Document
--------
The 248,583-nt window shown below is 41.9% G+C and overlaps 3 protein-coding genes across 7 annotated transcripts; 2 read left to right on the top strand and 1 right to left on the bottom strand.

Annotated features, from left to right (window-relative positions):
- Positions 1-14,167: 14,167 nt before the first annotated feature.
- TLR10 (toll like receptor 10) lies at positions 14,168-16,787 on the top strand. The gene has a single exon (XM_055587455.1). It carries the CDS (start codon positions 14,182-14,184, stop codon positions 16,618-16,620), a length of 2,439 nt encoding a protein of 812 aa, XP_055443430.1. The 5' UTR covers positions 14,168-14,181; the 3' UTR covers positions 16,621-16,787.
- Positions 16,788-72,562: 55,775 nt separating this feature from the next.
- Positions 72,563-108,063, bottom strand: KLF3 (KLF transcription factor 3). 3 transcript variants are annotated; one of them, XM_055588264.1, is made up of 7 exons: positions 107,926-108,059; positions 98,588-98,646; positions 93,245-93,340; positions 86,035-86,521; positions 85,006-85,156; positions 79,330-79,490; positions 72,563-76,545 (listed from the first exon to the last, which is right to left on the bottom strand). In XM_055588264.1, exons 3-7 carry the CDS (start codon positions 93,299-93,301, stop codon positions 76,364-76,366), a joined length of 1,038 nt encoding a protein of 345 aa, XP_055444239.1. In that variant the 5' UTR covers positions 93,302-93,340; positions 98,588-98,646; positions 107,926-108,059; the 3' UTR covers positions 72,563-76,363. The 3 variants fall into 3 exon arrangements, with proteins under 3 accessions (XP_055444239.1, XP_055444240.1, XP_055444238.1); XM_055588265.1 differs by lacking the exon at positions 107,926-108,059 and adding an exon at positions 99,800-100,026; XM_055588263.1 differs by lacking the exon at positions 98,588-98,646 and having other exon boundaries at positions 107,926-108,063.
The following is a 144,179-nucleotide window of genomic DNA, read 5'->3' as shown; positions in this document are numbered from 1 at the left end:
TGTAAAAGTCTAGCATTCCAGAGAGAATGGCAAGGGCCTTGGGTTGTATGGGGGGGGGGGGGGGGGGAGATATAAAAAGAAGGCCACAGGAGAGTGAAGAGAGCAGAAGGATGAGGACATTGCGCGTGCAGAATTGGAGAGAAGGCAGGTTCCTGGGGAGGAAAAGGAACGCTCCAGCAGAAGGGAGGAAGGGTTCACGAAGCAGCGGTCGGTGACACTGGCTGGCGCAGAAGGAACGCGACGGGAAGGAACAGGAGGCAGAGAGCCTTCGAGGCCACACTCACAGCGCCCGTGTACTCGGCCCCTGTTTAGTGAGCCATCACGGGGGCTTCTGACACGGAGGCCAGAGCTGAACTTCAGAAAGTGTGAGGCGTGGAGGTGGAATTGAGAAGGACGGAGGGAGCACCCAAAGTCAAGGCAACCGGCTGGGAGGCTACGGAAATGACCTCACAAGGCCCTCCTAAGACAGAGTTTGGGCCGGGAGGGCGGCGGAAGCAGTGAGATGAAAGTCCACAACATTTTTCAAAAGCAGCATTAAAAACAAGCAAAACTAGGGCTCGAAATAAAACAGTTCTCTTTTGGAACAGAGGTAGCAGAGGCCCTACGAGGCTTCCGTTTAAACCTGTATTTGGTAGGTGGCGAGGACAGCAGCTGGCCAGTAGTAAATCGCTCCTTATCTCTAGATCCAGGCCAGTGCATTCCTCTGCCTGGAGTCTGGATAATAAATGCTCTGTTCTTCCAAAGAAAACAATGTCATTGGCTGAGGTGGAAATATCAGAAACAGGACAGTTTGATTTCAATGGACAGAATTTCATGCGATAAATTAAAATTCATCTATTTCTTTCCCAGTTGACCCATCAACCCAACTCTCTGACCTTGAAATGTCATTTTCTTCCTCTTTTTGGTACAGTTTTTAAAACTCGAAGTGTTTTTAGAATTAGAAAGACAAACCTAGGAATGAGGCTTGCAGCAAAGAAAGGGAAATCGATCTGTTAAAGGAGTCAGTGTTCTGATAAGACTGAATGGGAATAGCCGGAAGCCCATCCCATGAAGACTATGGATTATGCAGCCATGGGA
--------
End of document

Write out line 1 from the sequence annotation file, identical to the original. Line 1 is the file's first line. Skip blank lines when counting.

The 248,583-nt window shown below is 41.9% G+C and overlaps 3 protein-coding genes across 7 annotated transcripts; 2 read left to right on the top strand and 1 right to left on the bottom strand.